US v. Donald Palmore
UNPUBLISHED UNITED STATES COURT OF APPEALS FOR THE FOURTH CIRCUIT
UNITED STATES OF AMERICA, Plaintiff - Appellee, v. DONALD PALMORE, Defendant - Appellant.
Appeal from the United States District Court for the District of Maryland, at Greenbelt. Deborah K. Chasanow, District Judge. (8:07-cr-00056-DKC-1)
November 10, 2009
December 23, 2009
Before WILKINSON, KING, and AGEE, Circuit Judges.
Vacated and remanded by unpublished per curiam opinion.
Timothy Litka, LAW OFFICE OF TIMOTHY LITKA, LLC, Washington, D.C., for Appellant. Rod J. Rosenstein, United States Attorney, Bryan E. Foreman, Assistant United States Attorney, Greenbelt, Maryland, for Appellee.
Unpublished opinions are not binding precedent in this circuit.
PER CURIAM: Donald Palmore was convicted, by a jury, of possession of a firearm by a convicted felon, in violation of 18 U.S.C. § 922(g) (2006). The district court sentenced Palmore to
twenty-four months in prison.
On appeal, Palmore challenges the
district court's denial of his motion to suppress and moves this court to expedite his case. In light of the Supreme Court's
recent decision in Arizona v. Gant, 129 S. Ct. 1710 (2009), which addressed the search-incident-to-arrest exception to the warrant requirement of the Fourth Amendment, we find that the vehicle search incident to Palmore's arrest was unreasonable. 1 We accordingly vacate the district court's judgment and remand for further proceedings. In Gant, the Supreme Court rejected the idea that the Fourth Amendment "allow[s] a vehicle search incident to arrest of a recent occupant even if there is no possibility the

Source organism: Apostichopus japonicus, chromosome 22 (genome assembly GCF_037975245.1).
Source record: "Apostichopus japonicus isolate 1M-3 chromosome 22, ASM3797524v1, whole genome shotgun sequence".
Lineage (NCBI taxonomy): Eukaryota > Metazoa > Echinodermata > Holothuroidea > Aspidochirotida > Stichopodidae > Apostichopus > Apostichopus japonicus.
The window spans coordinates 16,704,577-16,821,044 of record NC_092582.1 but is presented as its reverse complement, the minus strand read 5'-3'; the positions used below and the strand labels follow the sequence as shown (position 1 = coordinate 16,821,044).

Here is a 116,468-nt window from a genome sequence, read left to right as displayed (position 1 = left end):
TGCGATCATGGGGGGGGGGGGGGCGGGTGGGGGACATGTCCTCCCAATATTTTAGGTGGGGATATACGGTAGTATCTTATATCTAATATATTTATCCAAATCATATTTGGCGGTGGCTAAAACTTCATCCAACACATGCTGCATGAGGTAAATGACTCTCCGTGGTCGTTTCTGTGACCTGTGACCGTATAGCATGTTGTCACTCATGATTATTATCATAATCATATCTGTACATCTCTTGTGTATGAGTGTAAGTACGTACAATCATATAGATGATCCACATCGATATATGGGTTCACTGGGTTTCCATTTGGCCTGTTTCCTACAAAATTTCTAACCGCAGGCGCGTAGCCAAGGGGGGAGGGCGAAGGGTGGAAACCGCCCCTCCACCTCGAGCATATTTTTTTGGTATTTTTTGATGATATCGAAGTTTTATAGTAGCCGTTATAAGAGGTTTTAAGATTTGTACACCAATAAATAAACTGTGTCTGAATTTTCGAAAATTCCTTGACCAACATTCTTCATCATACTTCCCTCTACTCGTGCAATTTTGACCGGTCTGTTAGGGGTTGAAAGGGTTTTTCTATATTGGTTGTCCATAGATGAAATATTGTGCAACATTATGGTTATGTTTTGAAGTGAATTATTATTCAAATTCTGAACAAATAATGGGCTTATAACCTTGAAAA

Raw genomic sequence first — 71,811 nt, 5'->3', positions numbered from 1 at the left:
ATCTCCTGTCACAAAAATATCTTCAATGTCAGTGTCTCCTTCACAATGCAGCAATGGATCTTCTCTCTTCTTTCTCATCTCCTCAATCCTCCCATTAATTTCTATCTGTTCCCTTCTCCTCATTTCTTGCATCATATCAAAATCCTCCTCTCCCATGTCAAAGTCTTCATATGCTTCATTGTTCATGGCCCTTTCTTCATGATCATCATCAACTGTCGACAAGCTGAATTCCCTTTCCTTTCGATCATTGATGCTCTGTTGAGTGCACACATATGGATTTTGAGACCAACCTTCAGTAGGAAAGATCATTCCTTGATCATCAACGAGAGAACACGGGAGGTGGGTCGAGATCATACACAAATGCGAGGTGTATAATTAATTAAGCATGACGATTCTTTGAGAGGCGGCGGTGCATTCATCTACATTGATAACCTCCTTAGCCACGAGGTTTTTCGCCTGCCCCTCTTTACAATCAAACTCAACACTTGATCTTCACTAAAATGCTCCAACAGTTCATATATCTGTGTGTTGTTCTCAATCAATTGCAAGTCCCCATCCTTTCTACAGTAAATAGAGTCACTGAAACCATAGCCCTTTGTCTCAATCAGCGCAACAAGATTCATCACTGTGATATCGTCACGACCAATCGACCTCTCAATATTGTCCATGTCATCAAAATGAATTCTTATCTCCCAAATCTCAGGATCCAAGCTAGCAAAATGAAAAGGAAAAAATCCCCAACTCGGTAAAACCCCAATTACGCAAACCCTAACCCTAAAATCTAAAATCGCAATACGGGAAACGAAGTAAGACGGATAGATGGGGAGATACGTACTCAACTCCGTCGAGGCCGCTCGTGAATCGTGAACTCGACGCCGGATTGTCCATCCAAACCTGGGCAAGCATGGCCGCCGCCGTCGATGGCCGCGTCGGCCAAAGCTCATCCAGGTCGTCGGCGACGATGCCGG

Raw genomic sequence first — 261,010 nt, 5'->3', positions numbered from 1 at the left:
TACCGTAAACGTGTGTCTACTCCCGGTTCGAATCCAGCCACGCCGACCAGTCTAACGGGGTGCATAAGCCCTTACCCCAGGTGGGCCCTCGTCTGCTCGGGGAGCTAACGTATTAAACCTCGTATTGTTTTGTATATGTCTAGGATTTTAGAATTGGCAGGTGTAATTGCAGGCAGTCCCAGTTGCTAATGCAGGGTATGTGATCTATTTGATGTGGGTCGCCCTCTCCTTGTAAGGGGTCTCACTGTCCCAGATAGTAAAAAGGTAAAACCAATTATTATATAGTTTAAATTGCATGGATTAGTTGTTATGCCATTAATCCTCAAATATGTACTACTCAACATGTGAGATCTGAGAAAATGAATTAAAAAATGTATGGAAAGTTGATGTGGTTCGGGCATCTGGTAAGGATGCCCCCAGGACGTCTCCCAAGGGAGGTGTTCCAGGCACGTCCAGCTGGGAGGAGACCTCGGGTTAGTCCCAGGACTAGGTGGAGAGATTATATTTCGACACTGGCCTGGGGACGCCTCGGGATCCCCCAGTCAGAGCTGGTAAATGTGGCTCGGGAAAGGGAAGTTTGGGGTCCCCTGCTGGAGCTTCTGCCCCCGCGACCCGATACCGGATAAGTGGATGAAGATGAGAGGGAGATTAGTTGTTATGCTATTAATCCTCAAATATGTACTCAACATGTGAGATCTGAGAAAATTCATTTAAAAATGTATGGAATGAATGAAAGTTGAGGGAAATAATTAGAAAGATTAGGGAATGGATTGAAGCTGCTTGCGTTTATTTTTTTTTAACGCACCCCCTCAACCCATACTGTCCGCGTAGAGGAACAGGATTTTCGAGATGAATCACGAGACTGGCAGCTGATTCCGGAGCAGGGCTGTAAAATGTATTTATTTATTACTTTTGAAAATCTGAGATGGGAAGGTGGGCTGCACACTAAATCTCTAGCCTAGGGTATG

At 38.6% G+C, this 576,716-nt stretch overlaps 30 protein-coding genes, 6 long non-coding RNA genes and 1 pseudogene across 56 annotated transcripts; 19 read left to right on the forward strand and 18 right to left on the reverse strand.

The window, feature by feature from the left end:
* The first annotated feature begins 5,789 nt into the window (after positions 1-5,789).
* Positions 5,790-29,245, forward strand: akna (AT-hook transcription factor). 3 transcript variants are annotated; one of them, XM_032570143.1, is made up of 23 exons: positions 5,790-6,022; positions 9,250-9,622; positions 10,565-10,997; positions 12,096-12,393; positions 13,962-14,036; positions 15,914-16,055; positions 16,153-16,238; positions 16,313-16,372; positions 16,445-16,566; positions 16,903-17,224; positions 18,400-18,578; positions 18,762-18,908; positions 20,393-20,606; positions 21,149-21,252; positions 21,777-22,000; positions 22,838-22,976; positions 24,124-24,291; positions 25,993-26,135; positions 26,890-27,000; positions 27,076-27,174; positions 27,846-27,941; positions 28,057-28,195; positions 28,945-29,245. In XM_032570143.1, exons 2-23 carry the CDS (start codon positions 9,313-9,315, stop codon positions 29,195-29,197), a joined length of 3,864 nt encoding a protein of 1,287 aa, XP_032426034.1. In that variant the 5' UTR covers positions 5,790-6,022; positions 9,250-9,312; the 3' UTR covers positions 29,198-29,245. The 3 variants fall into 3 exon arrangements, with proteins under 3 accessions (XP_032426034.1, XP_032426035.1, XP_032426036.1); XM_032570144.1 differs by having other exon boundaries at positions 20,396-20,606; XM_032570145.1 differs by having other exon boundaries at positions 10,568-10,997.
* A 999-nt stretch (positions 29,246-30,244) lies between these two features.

arrestee could gain access to the vehicle at the time of the search." Gant, 129 S. Ct. at 1718. The Court held instead that
"[p]olice may search a vehicle incident to a recent occupant's arrest only if the arrestee is within reaching distance of the passenger
Gant was decided after Palmore appealed the criminal judgment. Thus, the district court did not have the benefit of the Supreme Court's decision.
offense of arrest."
Id. at 1723.
The Court further explained
that "[w]hen these justifications are absent, a search of an arrestee's vehicle will be unreasonable unless police obtain a warrant or show that another exception to the warrant
Id. at 1723-24.
Palmore was not in reaching distance of the vehicle's passenger compartment at the time of the search. officers have reason to believe that the Nor did the contained
evidence of the offense of driving on a suspended license, for which he was arrested. See id. at 1719 ("Gant was arrested for
driving with a suspended license--an offense for which police could not expect to find evidence in the passenger compartment of Gant's car."). As the Government commendably concedes, the
facts of this case do not justify the warrantless search of the vehicle incident to his arrest. Accordingly, we vacate the criminal judgment and
remand for further proceedings. 2 expedite as moot.
We deny Palmore's motion to
We dispense with oral argument because the
Palmore raises another issue in this appeal, claiming that the district court erred by failing to give the jury a curative instruction after a witness testified that Palmore was a prohibited person in possession of a firearm. Because we have concluded that the conviction should be vacated, we decline to consider this remaining issue.
contentions the court
decisional process. VACATED AND REMANDED
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